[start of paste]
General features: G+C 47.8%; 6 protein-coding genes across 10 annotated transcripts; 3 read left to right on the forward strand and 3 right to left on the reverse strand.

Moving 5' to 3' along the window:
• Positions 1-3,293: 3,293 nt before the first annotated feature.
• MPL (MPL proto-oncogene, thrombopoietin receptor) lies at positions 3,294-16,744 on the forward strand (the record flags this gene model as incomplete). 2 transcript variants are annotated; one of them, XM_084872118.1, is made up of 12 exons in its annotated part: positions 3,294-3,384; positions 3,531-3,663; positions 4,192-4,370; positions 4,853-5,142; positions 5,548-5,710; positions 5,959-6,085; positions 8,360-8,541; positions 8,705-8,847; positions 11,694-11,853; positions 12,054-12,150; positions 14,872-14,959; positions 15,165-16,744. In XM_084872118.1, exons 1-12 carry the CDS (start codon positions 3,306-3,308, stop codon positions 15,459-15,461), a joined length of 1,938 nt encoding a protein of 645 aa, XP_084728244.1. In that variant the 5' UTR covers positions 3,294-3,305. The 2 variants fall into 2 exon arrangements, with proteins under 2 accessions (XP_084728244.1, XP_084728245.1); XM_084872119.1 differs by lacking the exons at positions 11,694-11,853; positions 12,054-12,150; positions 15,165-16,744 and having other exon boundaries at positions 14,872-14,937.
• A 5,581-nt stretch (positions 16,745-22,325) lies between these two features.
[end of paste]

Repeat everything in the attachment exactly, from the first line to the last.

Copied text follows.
General features: G+C 47.8%; 6 protein-coding genes across 10 annotated transcripts; 3 read left to right on the forward strand and 3 right to left on the reverse strand.

Moving 5' to 3' along the window:
• Positions 1-3,293: 3,293 nt before the first annotated feature.
• MPL (MPL proto-oncogene, thrombopoietin receptor) lies at positions 3,294-16,744 on the forward strand (the record flags this gene model as incomplete). 2 transcript variants are annotated; one of them, XM_084872118.1, is made up of 12 exons in its annotated part: positions 3,294-3,384; positions 3,531-3,663; positions 4,192-4,370; positions 4,853-5,142; positions 5,548-5,710; positions 5,959-6,085; positions 8,360-8,541; positions 8,705-8,847; positions 11,694-11,853; positions 12,054-12,150; positions 14,872-14,959; positions 15,165-16,744. In XM_084872118.1, exons 1-12 carry the CDS (start codon positions 3,306-3,308, stop codon positions 15,459-15,461), a joined length of 1,938 nt encoding a protein of 645 aa, XP_084728244.1. In that variant the 5' UTR covers positions 3,294-3,305. The 2 variants fall into 2 exon arrangements, with proteins under 2 accessions (XP_084728244.1, XP_084728245.1); XM_084872119.1 differs by lacking the exons at positions 11,694-11,853; positions 12,054-12,150; positions 15,165-16,744 and having other exon boundaries at positions 14,872-14,937.
• A 5,581-nt stretch (positions 16,745-22,325) lies between these two features.